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Transitions Optical, a leading global manufacturer of photochromic lenses, had successfully used programmable logic controller (PLC) driver software and Microsoft Visual Studio.NET to build applications that integrated the company’s automated equipment on the factory floor with its manufacturing and business databases. Transitions Optical then decided to expand on the enterprise resource planning (ERP) implementation by building a human machine interface (HMI) application for the equipment that would support both machine control and visualization. The manufacturer had been using the Allen-Bradley application development environment PanelView to program some of its machines. However, a more functional approach was needed to code an HMI application for highly automated equipment such as laser etching and packaging machines that required operator interaction. The challenge was finding a cost-effective way for the HMI to communicate with the PLC.

To cover all the bases, Transitions Optical first evaluated proprietary software from larger HMI suppliers including General Electric, Siemens and Allen Bradley. But it discovered that although some packages offered a complete PLC programming solution and were therefore convenient, the proprietary approach could result in licensing and annual maintenance fees of tens of thousands of dollars. That’s because costs depend on pricing from the software publisher and the number of development licenses, data points, add-on components, and runtime licenses. The company opted to expand on its use of “alternative” PLC driver software from CimQuest INGEAR because the software costs only a few hundred dollars, while supporting the same functionality as proprietary packages.

Specifically, Transitions Optical used INGEAR NET.LOGIX to gain access to its Allen Bradley PLC memory, databases, I/O and communications. The software lets programmers easily get information from the PLC and use the data to build the HMI application. The HMI can then send commands back to the PLC for control as well as receive data from the PLC for visualization. The new implementation handles functions such as alarm annunciation, calibration, parameter editing, manual control, operator access and log viewing.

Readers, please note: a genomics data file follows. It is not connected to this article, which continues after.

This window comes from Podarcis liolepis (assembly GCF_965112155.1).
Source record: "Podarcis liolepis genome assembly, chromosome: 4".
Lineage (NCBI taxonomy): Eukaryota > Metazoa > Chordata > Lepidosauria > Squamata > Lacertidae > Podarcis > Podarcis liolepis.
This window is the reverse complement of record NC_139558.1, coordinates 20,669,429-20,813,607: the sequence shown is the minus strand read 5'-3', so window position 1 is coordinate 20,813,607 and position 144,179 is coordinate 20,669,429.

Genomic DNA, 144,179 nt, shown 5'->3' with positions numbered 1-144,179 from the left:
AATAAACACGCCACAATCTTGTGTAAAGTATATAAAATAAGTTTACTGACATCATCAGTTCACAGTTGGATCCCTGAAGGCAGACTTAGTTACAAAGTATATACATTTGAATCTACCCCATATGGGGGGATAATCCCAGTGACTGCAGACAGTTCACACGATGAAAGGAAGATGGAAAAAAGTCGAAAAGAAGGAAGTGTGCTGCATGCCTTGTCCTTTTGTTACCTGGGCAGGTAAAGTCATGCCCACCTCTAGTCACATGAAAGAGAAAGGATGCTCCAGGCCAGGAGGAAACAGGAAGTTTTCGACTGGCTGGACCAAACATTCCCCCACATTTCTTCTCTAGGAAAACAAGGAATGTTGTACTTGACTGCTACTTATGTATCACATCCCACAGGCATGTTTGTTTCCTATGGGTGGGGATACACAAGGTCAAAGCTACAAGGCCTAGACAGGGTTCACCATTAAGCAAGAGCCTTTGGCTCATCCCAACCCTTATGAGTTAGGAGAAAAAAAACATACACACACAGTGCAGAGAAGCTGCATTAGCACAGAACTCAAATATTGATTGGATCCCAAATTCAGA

The software works well for manufacturers in several ways. Transition Optical’s ERP implementation based on Visual Studio.NET, for example, provided a component that let it connect the factory floor to the main relational database. With the new implantation, all the data about tasks performed by manufacturing operations now get stored in the database. Five or six HMI applications that are deployed across numerous machines on different lines tie to the database and all the data about manufacturing operations they perform get stored in the database.

In addition, .NET code ensures the operator is authorized by checking the database. This lets Transitions Optical “slice and dice” data by operator, shift, product, or work order and then run reports on the information. Operators can also scan a work order or a matrix etched onto the lens and this data is then used for identification purposes in the rest of the manufacturing process. For instance, an HMI visual lets the operator double-check that the correct lens is being loaded into the right box. In one example, a robot behind the packing line sorts out boxes and puts them into one of 16 smaller conveyors that then feed the boxes onto a large conveyor line. A control in .NET uses PLC data to update the HMI in real-time, giving operators a visual representation of how many lenses are on which conveyor lines.

The company also uses the HMI application on machines such as its Cognex Vision that inspects the lenses. A .NET piece of code waits for a message from the PLC. When the PLC gets the message, it knows the machine has indexed and the lens is sitting under the camera ready to have its picture taken.  

Another piece of equipment uses a laser to engrave a data matrix onto the lens. Here, the PLC driver tells the HMI that the lens has been gripped and is in a stationary position for the laser to be fired. The PC program causes the laser to fire and then tells the PLC that the machine’s gripper can release the lens onto the conveyor belt.

The INGEAR/PC/PLC software, along with other components that let users program PLCs themselves, gives Transactions Optical and other manufacturers the same functionality as proprietary software but at a much lower cost. In Transactions Optical’s case, the company pays for the Developer’s edition, but the runtime licenses are free, which cuts licensing costs. In addition, deployment is unlimited. Other advantages include that it’s relatively easy to find Microsoft Visual Studio.NET programmers — and it’s not necessary that they know a lot about PLCs. Currently, the company’s HMIs connect to its Rockwell ControlLogix PLCs via Ethernet, which makes data exchange very fast as well as helps support the networking of Transitions Optical’s automated machines.


 

Steve Cicco is a Senior Systems Analyst for Transitions Optical, Inc. which focuses on the integration of information technology within process and factory automation.

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